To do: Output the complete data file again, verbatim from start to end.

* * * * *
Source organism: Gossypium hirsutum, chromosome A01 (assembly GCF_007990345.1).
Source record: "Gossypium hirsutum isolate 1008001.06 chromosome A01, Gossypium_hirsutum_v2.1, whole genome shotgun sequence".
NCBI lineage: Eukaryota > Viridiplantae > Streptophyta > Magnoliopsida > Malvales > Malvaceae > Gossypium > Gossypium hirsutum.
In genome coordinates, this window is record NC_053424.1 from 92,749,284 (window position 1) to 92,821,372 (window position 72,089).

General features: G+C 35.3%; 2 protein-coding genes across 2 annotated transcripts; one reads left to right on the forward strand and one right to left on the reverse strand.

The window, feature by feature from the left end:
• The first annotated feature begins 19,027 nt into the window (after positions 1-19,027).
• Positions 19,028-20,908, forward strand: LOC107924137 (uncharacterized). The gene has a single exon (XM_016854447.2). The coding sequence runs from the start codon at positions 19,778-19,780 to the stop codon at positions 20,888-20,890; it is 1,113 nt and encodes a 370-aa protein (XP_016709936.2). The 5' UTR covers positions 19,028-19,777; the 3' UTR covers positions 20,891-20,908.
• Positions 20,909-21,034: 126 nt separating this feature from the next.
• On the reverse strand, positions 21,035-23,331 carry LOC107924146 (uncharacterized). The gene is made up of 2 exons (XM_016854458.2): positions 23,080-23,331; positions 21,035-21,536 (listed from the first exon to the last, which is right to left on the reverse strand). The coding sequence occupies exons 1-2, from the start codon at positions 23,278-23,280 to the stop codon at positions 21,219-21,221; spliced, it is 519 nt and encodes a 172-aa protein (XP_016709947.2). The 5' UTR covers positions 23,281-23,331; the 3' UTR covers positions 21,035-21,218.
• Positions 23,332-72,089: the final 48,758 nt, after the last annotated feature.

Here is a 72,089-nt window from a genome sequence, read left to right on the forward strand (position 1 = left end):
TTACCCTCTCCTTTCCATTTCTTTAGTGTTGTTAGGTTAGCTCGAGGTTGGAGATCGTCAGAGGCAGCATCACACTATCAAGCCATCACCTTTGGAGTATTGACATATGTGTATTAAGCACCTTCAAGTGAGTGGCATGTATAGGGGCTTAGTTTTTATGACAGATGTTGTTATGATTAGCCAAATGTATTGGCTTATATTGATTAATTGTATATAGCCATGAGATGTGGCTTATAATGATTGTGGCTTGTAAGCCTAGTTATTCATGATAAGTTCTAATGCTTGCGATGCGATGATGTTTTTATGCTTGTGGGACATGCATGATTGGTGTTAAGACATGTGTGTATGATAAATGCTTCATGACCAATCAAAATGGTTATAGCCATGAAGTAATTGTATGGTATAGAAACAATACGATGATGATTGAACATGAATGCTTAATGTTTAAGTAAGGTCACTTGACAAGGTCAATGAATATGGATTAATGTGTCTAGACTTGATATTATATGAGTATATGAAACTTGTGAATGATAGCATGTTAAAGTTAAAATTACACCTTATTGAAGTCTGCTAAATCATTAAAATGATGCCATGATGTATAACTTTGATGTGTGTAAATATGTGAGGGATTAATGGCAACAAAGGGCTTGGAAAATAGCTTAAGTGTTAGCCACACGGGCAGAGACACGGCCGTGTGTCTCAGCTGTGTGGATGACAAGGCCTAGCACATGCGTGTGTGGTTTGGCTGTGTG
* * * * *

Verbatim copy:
Source organism: Gossypium hirsutum, chromosome A01 (assembly GCF_007990345.1).
Source record: "Gossypium hirsutum isolate 1008001.06 chromosome A01, Gossypium_hirsutum_v2.1, whole genome shotgun sequence".
NCBI lineage: Eukaryota > Viridiplantae > Streptophyta > Magnoliopsida > Malvales > Malvaceae > Gossypium > Gossypium hirsutum.
In genome coordinates, this window is record NC_053424.1 from 92,749,284 (window position 1) to 92,821,372 (window position 72,089).

General features: G+C 35.3%; 2 protein-coding genes across 2 annotated transcripts; one reads left to right on the forward strand and one right to left on the reverse strand.

The window, feature by feature from the left end:
• The first annotated feature begins 19,027 nt into the window (after positions 1-19,027).
• Positions 19,028-20,908, forward strand: LOC107924137 (uncharacterized). The gene has a single exon (XM_016854447.2). The coding sequence runs from the start codon at positions 19,778-19,780 to the stop codon at positions 20,888-20,890; it is 1,113 nt and encodes a 370-aa protein (XP_016709936.2). The 5' UTR covers positions 19,028-19,777; the 3' UTR covers positions 20,891-20,908.
• Positions 20,909-21,034: 126 nt separating this feature from the next.
• On the reverse strand, positions 21,035-23,331 carry LOC107924146 (uncharacterized). The gene is made up of 2 exons (XM_016854458.2): positions 23,080-23,331; positions 21,035-21,536 (listed from the first exon to the last, which is right to left on the reverse strand). The coding sequence occupies exons 1-2, from the start codon at positions 23,278-23,280 to the stop codon at positions 21,219-21,221; spliced, it is 519 nt and encodes a 172-aa protein (XP_016709947.2). The 5' UTR covers positions 23,281-23,331; the 3' UTR covers positions 21,035-21,218.
• Positions 23,332-72,089: the final 48,758 nt, after the last annotated feature.

Here is a 72,089-nt window from a genome sequence, read left to right on the forward strand (position 1 = left end):
TTACCCTCTCCTTTCCATTTCTTTAGTGTTGTTAGGTTAGCTCGAGGTTGGAGATCGTCAGAGGCAGCATCACACTATCAAGCCATCACCTTTGGAGTATTGACATATGTGTATTAAGCACCTTCAAGTGAGTGGCATGTATAGGGGCTTAGTTTTTATGACAGATGTTGTTATGATTAGCCAAATGTATTGGCTTATATTGATTAATTGTATATAGCCATGAGATGTGGCTTATAATGATTGTGGCTTGTAAGCCTAGTTATTCATGATAAGTTCTAATGCTTGCGATGCGATGATGTTTTTATGCTTGTGGGACATGCATGATTGGTGTTAAGACATGTGTGTATGATAAATGCTTCATGACCAATCAAAATGGTTATAGCCATGAAGTAATTGTATGGTATAGAAACAATACGATGATGATTGAACATGAATGCTTAATGTTTAAGTAAGGTCACTTGACAAGGTCAATGAATATGGATTAATGTGTCTAGACTTGATATTATATGAGTATATGAAACTTGTGAATGATAGCATGTTAAAGTTAAAATTACACCTTATTGAAGTCTGCTAAATCATTAAAATGATGCCATGATGTATAACTTTGATGTGTGTAAATATGTGAGGGATTAATGGCAACAAAGGGCTTGGAAAATAGCTTAAGTGTTAGCCACACGGGCAGAGACACGGCCGTGTGTCTCAGCTGTGTGGATGACAAGGCCTAGCACATGCGTGTGTGGTTTGGCTGTGTG